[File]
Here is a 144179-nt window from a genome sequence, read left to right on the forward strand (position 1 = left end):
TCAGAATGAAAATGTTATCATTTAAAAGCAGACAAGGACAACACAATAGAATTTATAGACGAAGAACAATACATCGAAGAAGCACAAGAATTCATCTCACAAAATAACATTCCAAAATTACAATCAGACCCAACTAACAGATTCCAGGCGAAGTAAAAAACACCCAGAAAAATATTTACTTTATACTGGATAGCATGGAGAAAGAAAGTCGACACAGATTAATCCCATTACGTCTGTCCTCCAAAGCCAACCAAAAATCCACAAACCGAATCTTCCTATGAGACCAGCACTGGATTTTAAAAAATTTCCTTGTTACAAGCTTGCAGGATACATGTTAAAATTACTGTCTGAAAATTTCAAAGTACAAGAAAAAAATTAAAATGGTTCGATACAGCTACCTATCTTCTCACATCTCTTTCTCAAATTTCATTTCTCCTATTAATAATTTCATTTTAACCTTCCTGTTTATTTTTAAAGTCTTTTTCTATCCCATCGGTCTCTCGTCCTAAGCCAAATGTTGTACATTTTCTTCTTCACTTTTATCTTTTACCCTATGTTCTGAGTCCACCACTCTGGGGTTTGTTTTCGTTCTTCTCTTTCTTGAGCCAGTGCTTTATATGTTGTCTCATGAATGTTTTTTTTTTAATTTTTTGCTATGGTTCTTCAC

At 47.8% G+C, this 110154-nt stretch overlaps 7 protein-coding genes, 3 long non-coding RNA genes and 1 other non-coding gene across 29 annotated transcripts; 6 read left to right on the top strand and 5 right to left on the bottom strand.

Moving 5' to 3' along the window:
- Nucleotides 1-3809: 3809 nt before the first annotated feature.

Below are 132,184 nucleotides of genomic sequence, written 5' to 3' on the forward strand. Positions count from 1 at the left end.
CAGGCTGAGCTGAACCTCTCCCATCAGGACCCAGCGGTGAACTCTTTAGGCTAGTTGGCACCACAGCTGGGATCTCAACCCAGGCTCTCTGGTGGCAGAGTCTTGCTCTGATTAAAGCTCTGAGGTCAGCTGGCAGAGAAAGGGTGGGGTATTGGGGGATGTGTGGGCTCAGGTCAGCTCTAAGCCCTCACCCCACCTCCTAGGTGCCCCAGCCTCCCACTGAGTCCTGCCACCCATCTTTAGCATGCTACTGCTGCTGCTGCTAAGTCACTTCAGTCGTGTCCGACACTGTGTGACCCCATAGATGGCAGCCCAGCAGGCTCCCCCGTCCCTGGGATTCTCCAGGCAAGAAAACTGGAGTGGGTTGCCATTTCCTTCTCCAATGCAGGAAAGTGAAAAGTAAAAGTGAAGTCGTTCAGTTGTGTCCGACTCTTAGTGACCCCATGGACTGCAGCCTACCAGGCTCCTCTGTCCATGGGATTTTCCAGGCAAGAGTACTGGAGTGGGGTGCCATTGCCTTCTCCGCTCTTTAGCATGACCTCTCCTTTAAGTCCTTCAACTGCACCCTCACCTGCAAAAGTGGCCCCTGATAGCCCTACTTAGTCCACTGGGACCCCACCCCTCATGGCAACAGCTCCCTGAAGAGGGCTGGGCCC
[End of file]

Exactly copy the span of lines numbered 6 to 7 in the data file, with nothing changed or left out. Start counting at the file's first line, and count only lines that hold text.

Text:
Below are 132,184 nucleotides of genomic sequence, written 5' to 3' on the forward strand. Positions count from 1 at the left end.
CAGGCTGAGCTGAACCTCTCCCATCAGGACCCAGCGGTGAACTCTTTAGGCTAGTTGGCACCACAGCTGGGATCTCAACCCAGGCTCTCTGGTGGCAGAGTCTTGCTCTGATTAAAGCTCTGAGGTCAGCTGGCAGAGAAAGGGTGGGGTATTGGGGGATGTGTGGGCTCAGGTCAGCTCTAAGCCCTCACCCCACCTCCTAGGTGCCCCAGCCTCCCACTGAGTCCTGCCACCCATCTTTAGCATGCTACTGCTGCTGCTGCTAAGTCACTTCAGTCGTGTCCGACACTGTGTGACCCCATAGATGGCAGCCCAGCAGGCTCCCCCGTCCCTGGGATTCTCCAGGCAAGAAAACTGGAGTGGGTTGCCATTTCCTTCTCCAATGCAGGAAAGTGAAAAGTAAAAGTGAAGTCGTTCAGTTGTGTCCGACTCTTAGTGACCCCATGGACTGCAGCCTACCAGGCTCCTCTGTCCATGGGATTTTCCAGGCAAGAGTACTGGAGTGGGGTGCCATTGCCTTCTCCGCTCTTTAGCATGACCTCTCCTTTAAGTCCTTCAACTGCACCCTCACCTGCAAAAGTGGCCCCTGATAGCCCTACTTAGTCCACTGGGACCCCACCCCTCATGGCAACAGCTCCCTGAAGAGGGCTGGGCCC